Now Audi has announced in a press release that Schot will be the permanent Chairman of the Board of Management starting on Jan. 1 of next year, and a number of news sites, including Automotive News, are saying he’s also the permanent CEO.
Automotive News says Audi was hoping for BMW board member Markus Duesmann to take the head Audi role, but apparently the Munich-based company “refused to release Duesmann from his contract,” which lasts until 2020, the news site attributes to German news reports.
Schot begins his permanent role as Chairman of the Board and, according to Automotive News, of CEO on the first day of 2019.
The Takata airbag situation drags on, with Toyota just announcing that it’s going to re-recall airbags in 65,000 vehicles—a mixture of 2003-2005 Corollas, 2002-2005 Sequoias, 2003-2005 Tundras, and 2002-2005 Lexus SCs—a year before NHTSA’s December 2019 deadline.
These are Takata airbag inflators that replace faulty also-Takata inflators. Toyota says it had previously recalled the front passenger’s side airbag inflator, and replaced it with a non-desiccated one. Desiccant is a drying agent that reduces the affects of humidity on the airbag inflator’s propellant degradation. Toyota describes in a press release why this is a problem, saying:
A safety defect may arise in the Takata inflators due to propellant degradation occurring after prolonged exposure to high absolute humidity and high temperature cycling. Activation of an inflator with degraded propellant may result in an airbag inflator rupture. If a defective inflator ruptures, it may cause sharp metal fragments to pass through the airbag and spray directly at the driver and passengers, increasing the risk of serious injury or death.
So, if you’ve got one of those 65,000, expect a letter in the mail in January. And let Toyota replace your car’s passenger’s side airbag with a non-Takata one as soon as possible.
FCA’s Windsor plant will take an eight-day break in production instead of just stopping on Dec. 31 and Jan. 1, as previously planned, Automotive News attributes to the Unifor Local 444 union.
The news site mentioned that the company had previously stopped production in January and October to “adjust inventory,” but no reasoning has been giving for the eight-day idle coming up during the week of Dec. 31 and Jan. 7.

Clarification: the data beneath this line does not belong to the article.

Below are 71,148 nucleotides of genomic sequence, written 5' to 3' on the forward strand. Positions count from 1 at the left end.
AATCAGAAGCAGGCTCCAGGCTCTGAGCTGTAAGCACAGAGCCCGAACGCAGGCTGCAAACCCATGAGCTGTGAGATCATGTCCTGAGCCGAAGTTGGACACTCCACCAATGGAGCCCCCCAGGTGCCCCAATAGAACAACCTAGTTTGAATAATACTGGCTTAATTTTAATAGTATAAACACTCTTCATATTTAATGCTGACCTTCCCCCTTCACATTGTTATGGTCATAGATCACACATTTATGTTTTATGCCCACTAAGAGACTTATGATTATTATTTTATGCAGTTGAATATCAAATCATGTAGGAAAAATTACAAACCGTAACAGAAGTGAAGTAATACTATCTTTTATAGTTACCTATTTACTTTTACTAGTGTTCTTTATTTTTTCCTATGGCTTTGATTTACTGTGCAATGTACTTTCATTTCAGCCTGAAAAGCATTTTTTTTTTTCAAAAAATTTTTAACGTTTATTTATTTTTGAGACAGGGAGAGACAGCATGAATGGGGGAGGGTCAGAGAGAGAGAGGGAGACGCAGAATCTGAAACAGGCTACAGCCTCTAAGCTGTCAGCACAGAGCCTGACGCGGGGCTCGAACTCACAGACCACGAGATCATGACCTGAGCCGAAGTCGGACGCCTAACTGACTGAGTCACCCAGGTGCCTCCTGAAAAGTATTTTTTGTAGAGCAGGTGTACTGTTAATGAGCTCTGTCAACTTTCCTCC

Update: Dec. 13, 2018 3PM ET: A Fiat Chrysler spokesperson responded to our inquiry, stating that this all has to do with adjusting for demand:
FCA is confirming that the Windsor Assembly Plant will be down Jan. 2, 3 and 4, and the week of Jan. 7 to align production with demand. Normal production schedules will resume on Jan. 14.
In 1968, Breed designed the first electromechanical crash sensor (EMS) for airbag systems. From 1969 to 1984, he carried the latest version of the EMS in his pocket. Convinced of the importance of airbags to passenger safety, Breed testified at congressional hearings about the benefits of his system. By the mid-1980s, he began to receive small orders for the EMS from General Motors, Chrysler and Ford. Finally, in 1984, passive restraint regulations resulted in the large-scale birth of the airbag industry, with BREED Corporation [later named Key Safety Systems] as the only supplier in the world at that time with sensing technology for automotive safety systems.=
How do you think GM should respond to the PR-side of this plant closure situation? Is building EVs in the U.S. a good move, or should the company just run with what’s best for the bottom line?
This story has been updated with a comment from FCA about the Canada minivan plant closure.